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Unformatted text preview: Computer Networks UDP and TCP Saad Mneimneh Computer Science Hunter College of CUNY New York Im a system programmer specializing in TCP/IP communication protocol on UNIX systems. How can I explain a thing like that to a seven-year-old? 1 Introduction So far, we have studied the DLC layer. The next layer up is the network layer, upon which the transport layer operates. Internet Internet DLC transport Figure 1: DLC, network, transport While it may be natural to discuss the network layer next, DLC and the transport layer share many features in terms of reliable communication (but one is on a single link and the other is over a network). Many of the algorithms and protocols that we have seen for DLC apply for the transport layer. For this reason, we will consider the transport layer next. 1 From the viewpoint of the transport layer, the underlying network has certain limitations in the level of service it can provide. Some of the more typical limitations are: loss, reordering, and duplicate delivery of packets limited packet size (MTU, Maximum Transmission Unit) arbitrary long delays host to host communication Such a network is said to provide best-effort level of service, as exemplified by the Internet. Therefore, it is the role of the transport layer to turn the unreliable host based communication of the underlying network into a reliable communication among application programs. The following list shows some of the common properties that a transport protocol can be expected to provide: reliable message delivery: once, only once, and in order support for arbitrarily large messages synchronization between sender and receiver through flow control support for multiple application processes on each host Two transport protocols are particularly famous for the Internet: User Datagram Protocol (UDP) and Transmission Control Protocol (TCP). 2 User Datagram Protocol (UDP) UDP is a simple transport protocol that extends the host-to-host delivery of packets of the underlying network into a process-to-process communication. Since there are many processes running on a given host (e.g. multiple Internet browsers), UDP needs to add a level of demultiplexing, allowing multiple application processes on each host to share the network. Therefore, the only interesting issue in UDP is the form of address used to identify a process. Although it is possible to directly identify a process with the operating system (OS) assigned id (pid), such an approach is only practical in a close distributed system with one OS that assigns unique ids to all processes (does not work for the entire world!). Instead, a process is indirectly identified using an abstract locator, often called a port . A source process sends a message to a port, and a destination process receives a message from a port. The UDP header contains a 16 bit port number for both the sender (source) and the receiver (destination)....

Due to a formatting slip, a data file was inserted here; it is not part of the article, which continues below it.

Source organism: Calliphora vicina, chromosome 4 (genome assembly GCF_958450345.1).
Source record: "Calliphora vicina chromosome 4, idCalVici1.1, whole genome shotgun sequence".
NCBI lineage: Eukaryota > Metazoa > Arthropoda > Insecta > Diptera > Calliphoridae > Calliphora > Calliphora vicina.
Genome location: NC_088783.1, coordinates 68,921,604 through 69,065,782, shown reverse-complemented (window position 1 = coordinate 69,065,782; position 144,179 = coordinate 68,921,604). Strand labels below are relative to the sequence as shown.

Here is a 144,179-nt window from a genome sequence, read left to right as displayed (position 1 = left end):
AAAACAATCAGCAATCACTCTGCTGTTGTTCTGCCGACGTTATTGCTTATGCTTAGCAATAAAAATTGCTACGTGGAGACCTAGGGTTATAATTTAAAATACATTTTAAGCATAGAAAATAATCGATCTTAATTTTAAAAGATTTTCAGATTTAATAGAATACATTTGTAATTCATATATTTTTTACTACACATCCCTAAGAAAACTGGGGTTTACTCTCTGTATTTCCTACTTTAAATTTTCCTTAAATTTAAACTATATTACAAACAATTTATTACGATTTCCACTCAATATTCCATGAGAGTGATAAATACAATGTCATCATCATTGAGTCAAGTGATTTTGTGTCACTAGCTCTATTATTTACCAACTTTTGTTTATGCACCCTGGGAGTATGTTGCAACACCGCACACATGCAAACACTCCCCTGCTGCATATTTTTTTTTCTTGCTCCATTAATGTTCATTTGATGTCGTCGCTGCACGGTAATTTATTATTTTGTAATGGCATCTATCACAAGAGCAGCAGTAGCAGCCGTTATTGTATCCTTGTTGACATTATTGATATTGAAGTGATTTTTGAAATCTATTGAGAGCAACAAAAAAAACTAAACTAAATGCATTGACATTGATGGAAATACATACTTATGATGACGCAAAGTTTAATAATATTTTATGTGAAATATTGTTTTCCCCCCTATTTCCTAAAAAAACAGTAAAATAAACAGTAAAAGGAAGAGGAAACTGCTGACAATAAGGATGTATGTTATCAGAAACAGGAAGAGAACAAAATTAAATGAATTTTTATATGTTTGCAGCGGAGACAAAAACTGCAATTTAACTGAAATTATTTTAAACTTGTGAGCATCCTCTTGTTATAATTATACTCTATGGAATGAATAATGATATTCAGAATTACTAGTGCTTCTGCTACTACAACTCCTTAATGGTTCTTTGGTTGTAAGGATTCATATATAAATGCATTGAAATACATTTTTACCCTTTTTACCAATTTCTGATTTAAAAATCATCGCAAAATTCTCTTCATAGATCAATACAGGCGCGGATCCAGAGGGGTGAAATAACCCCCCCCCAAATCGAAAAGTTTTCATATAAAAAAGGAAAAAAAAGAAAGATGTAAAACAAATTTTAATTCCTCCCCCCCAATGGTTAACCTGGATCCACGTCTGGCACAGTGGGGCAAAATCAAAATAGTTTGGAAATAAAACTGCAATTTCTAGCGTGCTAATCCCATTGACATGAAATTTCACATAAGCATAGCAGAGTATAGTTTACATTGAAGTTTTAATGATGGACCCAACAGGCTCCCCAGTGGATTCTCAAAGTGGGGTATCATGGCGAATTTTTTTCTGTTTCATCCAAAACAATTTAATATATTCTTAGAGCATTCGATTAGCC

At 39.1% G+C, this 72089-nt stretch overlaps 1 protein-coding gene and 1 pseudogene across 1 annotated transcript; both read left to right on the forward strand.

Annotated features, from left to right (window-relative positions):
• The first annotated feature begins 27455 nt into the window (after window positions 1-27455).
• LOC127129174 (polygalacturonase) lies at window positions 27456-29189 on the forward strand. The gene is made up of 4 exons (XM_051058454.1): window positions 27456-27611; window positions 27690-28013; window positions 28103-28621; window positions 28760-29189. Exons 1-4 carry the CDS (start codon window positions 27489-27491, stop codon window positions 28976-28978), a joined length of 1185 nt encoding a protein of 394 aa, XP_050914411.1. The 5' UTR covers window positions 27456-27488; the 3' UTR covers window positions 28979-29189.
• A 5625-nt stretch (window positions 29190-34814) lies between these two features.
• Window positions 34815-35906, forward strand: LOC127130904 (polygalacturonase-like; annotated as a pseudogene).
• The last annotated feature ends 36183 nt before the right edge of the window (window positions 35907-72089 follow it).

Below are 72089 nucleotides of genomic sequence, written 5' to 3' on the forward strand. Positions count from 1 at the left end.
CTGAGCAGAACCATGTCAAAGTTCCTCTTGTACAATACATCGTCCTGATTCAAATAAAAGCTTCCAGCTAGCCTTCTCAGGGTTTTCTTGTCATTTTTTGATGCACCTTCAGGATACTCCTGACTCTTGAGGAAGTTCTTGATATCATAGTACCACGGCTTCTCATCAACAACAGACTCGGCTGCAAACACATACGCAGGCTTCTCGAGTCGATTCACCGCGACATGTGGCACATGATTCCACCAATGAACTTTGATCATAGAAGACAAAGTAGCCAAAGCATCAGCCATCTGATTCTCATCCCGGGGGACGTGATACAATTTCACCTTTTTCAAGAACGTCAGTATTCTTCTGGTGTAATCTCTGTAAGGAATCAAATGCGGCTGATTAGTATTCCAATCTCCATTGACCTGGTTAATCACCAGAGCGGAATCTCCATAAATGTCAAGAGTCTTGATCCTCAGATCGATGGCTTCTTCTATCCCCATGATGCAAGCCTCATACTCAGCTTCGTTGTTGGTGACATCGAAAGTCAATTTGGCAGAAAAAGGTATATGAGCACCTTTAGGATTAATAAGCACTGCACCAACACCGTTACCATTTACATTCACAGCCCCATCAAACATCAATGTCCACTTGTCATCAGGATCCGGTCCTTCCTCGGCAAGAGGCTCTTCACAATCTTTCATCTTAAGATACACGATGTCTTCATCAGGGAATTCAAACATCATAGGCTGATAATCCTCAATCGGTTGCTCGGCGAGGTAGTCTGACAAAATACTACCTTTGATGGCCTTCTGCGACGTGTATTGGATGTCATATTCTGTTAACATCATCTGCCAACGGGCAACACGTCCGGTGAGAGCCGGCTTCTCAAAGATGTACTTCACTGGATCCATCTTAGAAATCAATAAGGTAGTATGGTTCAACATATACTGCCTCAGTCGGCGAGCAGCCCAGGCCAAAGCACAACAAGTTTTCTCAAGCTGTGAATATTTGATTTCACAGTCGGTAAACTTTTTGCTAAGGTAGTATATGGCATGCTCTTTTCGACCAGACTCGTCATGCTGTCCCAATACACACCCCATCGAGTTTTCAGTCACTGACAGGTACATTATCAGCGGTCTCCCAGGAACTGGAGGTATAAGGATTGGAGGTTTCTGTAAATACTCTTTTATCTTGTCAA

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This note was uploaded on 03/27/2010 for the course CSCI 415 taught by Professor Saadmneimneh during the Spring '08 term at CUNY Hunter.
- Spring '08
- Computer Networks